Wukan protests: police deny violence against Hong Kong journalists in Chinese village crackdown
Authorities claim law enforcement practices carried out in a ‘civilised’ manner
Police authorities in Guangdong have denied officers were violent towards five Hong Kong journalists detained in Wukan last week, claiming they carried out law enforcement duties in a “civilised” manner.
Addressing the incident for the first time, the public security bureau of Lufeng, which administers the coastal village, said media reports that police had “slapped, punched and pushed journalists to the ground” were “inconsistent with the facts”, the China News Service reported on Saturday.
The police had “adhered to rational, calm, civilised and standard law enforcement practices when handling the case,” the authorities said.
Three Hong Kong journalists, including a South China Morning Post reporter, were assaulted by two dozen unidentified men who broke into a house where they were interviewing a villager in Wukan on Wednesday night. The journalists were there to report on violent clashes between villagers and riot police on Tuesday, in which tear gas and rubber bullets were fired at residents.
According to police, members of the “village security team” raided the home after receiving reports from two villagers who saw three unidentified men – the Hong Kong journalists – entering the house.
Upon their arrival, the village security team started “pushing and shoving” the journalists before taking them to the Lufeng public security bureau, police said. Local officials accused five Hong Kong journalists in total of “illegal” reporting.
Police said four of the five journalists did not have press badges issued by the All-China Journalists Association. The SCMP reporter had a badge, but had not “gone through relevant procedures according to the rules”, the police said, without specifying what procedures or rules.
The information office of the Lufeng municipal government said all five Hong Kong journalists “violated relevant regulations on reporting in the mainland,” the CNS reported.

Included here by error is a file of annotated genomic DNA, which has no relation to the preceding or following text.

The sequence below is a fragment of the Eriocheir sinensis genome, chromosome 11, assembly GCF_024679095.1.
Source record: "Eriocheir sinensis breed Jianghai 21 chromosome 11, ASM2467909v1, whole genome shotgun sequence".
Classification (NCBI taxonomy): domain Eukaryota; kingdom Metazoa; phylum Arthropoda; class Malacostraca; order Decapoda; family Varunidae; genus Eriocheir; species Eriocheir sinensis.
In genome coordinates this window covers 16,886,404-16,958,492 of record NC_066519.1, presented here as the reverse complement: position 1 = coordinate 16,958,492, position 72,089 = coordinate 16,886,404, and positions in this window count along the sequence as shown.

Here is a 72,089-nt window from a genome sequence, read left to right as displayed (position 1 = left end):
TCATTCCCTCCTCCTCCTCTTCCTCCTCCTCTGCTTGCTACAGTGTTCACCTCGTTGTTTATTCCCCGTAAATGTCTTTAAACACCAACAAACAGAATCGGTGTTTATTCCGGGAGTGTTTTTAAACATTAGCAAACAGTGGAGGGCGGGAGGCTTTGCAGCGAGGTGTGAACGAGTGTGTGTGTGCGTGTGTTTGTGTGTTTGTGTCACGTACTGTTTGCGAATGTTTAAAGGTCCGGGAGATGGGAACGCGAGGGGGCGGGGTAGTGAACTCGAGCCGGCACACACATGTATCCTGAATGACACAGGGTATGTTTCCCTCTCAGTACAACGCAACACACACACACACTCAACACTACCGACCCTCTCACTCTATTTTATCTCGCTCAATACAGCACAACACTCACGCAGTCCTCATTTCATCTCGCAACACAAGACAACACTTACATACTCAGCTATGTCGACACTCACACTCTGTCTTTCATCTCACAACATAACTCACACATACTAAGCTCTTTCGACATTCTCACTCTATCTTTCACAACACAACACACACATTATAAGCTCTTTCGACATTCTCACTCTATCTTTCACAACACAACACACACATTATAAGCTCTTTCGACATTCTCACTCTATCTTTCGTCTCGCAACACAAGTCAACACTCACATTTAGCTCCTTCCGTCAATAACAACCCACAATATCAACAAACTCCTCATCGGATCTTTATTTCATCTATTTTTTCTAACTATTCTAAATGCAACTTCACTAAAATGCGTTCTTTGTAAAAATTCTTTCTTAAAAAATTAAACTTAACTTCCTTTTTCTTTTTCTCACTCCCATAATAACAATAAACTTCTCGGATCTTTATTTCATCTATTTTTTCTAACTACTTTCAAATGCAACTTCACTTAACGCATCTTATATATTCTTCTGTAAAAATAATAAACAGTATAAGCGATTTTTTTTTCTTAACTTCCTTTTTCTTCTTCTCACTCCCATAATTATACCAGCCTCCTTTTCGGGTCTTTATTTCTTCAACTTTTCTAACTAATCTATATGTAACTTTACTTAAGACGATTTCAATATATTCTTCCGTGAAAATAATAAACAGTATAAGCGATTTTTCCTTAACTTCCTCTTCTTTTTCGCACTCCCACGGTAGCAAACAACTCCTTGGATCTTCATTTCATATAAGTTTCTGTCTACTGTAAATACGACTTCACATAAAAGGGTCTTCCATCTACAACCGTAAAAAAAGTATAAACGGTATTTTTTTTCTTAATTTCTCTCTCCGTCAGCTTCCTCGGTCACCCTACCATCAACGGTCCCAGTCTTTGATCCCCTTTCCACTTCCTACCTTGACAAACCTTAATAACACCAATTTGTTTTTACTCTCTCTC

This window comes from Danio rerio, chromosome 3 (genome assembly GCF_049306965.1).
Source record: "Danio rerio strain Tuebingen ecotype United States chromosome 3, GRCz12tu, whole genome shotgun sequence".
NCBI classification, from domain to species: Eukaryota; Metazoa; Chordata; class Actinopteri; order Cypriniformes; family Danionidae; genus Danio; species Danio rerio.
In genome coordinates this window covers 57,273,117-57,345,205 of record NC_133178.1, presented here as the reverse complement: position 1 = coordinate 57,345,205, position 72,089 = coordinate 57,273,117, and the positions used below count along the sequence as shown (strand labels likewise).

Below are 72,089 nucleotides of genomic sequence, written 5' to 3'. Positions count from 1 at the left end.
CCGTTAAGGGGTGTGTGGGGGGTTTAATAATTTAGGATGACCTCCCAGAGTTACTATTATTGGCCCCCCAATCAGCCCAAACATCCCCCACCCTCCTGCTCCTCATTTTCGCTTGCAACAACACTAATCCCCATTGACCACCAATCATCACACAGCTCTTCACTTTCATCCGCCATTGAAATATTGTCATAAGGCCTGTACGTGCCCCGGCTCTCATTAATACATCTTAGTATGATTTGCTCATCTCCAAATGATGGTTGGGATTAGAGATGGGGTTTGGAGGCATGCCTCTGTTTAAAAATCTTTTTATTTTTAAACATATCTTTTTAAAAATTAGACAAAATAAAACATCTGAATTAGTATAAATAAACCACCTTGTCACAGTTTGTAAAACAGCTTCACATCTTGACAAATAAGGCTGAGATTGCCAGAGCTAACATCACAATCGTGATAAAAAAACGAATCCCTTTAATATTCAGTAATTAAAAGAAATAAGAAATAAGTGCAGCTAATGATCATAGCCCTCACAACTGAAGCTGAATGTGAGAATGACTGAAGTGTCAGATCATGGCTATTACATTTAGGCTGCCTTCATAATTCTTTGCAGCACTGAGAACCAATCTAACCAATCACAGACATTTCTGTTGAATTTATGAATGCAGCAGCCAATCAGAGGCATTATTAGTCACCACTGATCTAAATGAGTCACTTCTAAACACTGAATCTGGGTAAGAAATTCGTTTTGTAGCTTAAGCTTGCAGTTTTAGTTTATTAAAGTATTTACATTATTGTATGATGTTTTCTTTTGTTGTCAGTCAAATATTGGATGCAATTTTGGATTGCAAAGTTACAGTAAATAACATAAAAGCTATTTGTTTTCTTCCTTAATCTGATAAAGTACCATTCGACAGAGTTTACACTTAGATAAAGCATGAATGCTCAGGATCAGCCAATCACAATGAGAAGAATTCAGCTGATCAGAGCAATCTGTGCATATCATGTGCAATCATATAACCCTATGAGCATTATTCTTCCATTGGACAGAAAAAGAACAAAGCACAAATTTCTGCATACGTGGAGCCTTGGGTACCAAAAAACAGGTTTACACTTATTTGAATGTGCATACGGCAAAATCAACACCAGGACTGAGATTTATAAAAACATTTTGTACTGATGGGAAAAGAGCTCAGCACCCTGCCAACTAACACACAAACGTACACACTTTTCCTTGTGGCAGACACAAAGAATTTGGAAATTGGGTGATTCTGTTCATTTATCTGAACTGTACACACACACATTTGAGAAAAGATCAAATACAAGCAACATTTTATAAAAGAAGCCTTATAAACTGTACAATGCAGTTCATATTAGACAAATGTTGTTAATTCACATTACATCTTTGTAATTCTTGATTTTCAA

“For Hong Kong and Macau journalists to report in the mainland, they need to obtain press badges issued by the All-China Journalists Association from the liaison offices in Hong Kong or Macau, and obey the country’s laws, regulations and rules to do objective and fair reporting,” the information office said.
Hong Kong Journalists Association chairwoman Sham Yee-lan rejected the official response.
“I think the police are liars. I am so disappointed in their reaction.I believe our journalists,” Sham said.
The SAR government has expressed concern about the case. A government spokesman called for Hong Kong journalists reporting on the mainland to be respected.
The coastal village has been the epicentre of villager-police clashes since Tuesday after uproar over the imprisonment of the democratically elected village chief Lin Zuluan for 37 months on corruption charges earlier this month. Wukan came to prominence five years ago after villagers protested a land-grab by officials and developers. The initial unrest ended after officials stepped down and villagers elected Lin as their new leader.
Around 100 people, including members of pan-democratic parties, held a candlelight vigil outside the Liaison Office on Saturday night in support of the residents of Wukan and to protest the attacks on Hong Kong reporters.